Obviously, lawyers are expensive, and many in the corporate world consider legal expenses a “necessary evil”.
Tools like Macro, EvenUp, and Pincites can reduce one’s dependency on outsourced counsel by helping in-house teams draft legal documents with the help of AI.
Macro provides AI assistance directly from the editor, which lets lawyers generate new clauses, definitions, or any other type of writing.
It’s a perfect mix between human and AI. Especially considering that Macro’s AI will read through your documents to ensure its generated text is accurate and matches your writing style.
EvenUp is aimed at injury lawyers who want to automate low-value grunt work. It uses AI to write demands for personal injury claims without requiring a legal professional to be involved in the drafting process.
Spellbook is a powerful product built into Microsoft Word. It helps lawyers, mainly small law firms and solo practitioners, with the contract drafting process. For example, people can prompt Spellbook to write a clause, suggest changes, review definitions, or annotate.
Even thought Spellbook is an excellent product, it has limitations. Word-only compatibility renders it unusable on PDFs, a significant part of a document lifecycle.
The buzz around Macro as an all-in-one document workspace for lawyers sparked from its reviewing capabilities like Live Linking.
Lawyers usually scroll or manually set bookmarks to get through long documents. Macro makes documents interactive, so lawyers can click on a section, term, or clause to read the corresponding definition.
Pincites, on the other hand, leverages “playbooks” to automatically generate redlines for legal teams, cutting the review process needed from associates. Like Macro, it has error detection capabilities, spotting potential material mistakes in document drafts.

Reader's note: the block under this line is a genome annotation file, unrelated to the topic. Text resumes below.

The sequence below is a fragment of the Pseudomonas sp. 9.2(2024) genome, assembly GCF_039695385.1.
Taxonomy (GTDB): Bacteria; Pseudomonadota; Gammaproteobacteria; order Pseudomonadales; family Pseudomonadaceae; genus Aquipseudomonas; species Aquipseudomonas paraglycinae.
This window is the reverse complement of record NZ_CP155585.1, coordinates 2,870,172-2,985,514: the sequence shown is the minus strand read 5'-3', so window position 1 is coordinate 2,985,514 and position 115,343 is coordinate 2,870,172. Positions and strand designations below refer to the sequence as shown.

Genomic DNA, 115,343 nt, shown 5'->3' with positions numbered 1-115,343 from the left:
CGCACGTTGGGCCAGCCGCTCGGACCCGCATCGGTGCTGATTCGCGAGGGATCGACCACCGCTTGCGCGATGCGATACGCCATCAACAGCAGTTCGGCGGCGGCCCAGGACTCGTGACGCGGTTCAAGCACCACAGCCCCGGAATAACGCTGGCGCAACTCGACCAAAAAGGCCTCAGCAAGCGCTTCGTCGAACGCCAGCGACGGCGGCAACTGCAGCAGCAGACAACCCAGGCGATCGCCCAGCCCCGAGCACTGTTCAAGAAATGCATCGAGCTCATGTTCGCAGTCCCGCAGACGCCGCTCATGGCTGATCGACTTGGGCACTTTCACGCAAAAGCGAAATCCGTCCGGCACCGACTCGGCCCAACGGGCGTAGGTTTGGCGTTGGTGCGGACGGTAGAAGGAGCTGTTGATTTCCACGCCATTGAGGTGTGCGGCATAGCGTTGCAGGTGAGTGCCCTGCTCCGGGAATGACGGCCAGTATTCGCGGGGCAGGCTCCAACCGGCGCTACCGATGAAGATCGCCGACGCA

Here’s an example of error detection in Macro 👇
Casetext helps litigators simplify legal research by asking complex legal questions. The product is well-made and used by thousands of law firms.
It is a standalone web app, meaning lawyers must step out of their regular workflow to benefit from Casetext.
Looking for specific information? Don't waste time searching. Ask your document instead. Macro lets legal professionals search terms or ask AI for contextual documentation analysis.
Harvey has caught mainstream after it raised money from OpenAI’s startup Fund and Sequoia Capital.
Technically, the platform lets you upload legal documents on their website and then ask questions to a chatGPT-like interface. It is an exciting advancement for lawyers who will now have the opportunity to get the benefits of ChatGPT’s Large Language Model (LLM) but with specific legal applications.
We’ve heard from lawyers that Harvey falls short because it does not work well within lawyers’ workflow.
Legal professionals want AI insights as they write or review documents, not in siloes. They want to be able to ask AI a question in between 2 words while hesitating on the governing law, for example.
💡Important reminder: Legal professionals are notorious for change management issues.